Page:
Monday, December 17, 2007

Microsoft and intelligent agents on the desktop

John Markoff quotes Microsoft Chief Research Officer Craig Mundie on the opportunity multicore processors on our desktop creates for AI and personalized software agents:
In the future, Mr. Mundie said, parallel software will take on tasks that make the computer increasingly act as an intelligent personal assistant.

"My machine overnight could process my in-box, analyze which ones were probably the most important, but it could go a step further," he said. "It could interpret some of them, it could look at whether I've ever corresponded with these people, it could determine the semantic context, it could draft three possible replies. And when I came in in the morning, it would say, hey, I looked at these messages, these are the ones you probably care about, you probably want to do this for these guys, and just click yes and I'll finish the appointment."
Craig had more extensive thoughts at the July 2007 Microsoft Analyst meeting on personalized assistants running on your desktop PC.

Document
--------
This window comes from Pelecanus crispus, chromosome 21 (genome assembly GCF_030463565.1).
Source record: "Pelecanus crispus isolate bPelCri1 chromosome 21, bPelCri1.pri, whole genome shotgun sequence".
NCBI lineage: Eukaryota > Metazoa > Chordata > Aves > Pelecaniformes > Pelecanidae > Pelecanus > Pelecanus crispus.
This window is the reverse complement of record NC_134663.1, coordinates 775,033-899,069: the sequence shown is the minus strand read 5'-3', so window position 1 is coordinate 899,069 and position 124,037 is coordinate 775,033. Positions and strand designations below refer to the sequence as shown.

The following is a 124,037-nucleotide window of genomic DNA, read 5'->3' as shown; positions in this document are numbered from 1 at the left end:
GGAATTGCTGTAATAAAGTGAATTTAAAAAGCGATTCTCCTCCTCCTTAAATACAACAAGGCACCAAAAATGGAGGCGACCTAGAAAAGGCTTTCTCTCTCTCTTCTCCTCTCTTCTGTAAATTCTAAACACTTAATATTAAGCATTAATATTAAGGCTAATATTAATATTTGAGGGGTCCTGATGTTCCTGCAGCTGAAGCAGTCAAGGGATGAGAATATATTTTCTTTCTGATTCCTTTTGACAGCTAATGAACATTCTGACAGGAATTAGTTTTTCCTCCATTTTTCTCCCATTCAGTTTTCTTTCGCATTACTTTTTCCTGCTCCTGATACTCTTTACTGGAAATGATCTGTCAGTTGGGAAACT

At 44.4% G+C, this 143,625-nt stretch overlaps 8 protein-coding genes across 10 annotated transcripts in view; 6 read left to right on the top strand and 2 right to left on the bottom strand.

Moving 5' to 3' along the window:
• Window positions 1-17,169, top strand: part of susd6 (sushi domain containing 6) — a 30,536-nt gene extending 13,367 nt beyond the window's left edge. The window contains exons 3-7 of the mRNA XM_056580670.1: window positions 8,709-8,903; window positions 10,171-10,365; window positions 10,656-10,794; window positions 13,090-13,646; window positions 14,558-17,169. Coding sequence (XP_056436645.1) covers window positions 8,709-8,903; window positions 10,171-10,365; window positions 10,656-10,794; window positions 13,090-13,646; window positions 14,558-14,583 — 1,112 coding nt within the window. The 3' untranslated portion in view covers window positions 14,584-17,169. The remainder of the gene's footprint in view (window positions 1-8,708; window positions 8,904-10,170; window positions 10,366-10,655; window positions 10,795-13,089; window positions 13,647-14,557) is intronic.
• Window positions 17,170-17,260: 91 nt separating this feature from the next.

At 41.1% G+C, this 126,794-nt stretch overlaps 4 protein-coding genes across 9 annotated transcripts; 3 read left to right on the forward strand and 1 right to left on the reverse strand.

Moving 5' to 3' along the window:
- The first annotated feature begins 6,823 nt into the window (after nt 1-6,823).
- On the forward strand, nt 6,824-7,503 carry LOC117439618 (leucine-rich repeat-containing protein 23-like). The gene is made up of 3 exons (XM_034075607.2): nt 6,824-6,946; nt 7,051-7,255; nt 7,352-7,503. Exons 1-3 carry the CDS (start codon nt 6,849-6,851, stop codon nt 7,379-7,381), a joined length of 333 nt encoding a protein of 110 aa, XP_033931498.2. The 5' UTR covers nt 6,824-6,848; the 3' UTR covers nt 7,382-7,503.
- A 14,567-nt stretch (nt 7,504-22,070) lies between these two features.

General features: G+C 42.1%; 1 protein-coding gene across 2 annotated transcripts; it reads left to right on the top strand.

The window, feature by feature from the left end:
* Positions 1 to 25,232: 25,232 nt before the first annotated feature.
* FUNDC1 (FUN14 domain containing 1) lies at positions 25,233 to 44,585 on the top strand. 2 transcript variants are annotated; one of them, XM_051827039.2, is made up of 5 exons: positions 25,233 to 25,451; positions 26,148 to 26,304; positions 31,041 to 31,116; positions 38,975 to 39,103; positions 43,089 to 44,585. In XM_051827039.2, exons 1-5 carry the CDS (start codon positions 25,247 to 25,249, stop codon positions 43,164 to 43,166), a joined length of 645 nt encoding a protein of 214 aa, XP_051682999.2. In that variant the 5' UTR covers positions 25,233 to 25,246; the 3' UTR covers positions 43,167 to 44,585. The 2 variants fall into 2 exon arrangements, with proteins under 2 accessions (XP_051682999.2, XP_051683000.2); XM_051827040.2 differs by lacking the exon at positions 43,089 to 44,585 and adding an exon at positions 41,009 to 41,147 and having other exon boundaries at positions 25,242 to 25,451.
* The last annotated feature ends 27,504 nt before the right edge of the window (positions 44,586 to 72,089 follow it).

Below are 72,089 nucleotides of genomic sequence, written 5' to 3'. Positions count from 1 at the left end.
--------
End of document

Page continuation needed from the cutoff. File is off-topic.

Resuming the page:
2 comments:

matthewhurst said...

There is something a little weird here: overnight for processing an inbox? Let's say you had 100 messages, what could it be doing that would take 5-10 hours to process to help you the next day? The problem (at least as I see it) is not an issue of crunching, but an issue of algorithms: smart algorithms. The whole AI-is-data-crunching approach is misleading.

Travis Jensen said...

For years, I've been hearing about "Intelligent Agents" that will save our collective brain power by searching the "Semantic Web" and only showing us what is important to us.

There is nothing special about parallel processing in this context. The problem is that the data is not understandable and the cost of putting structure behind that data to make it understandable is just too high.

The Semantic Web looks great in the Ivory Tower, but in the real world, it is a long way off.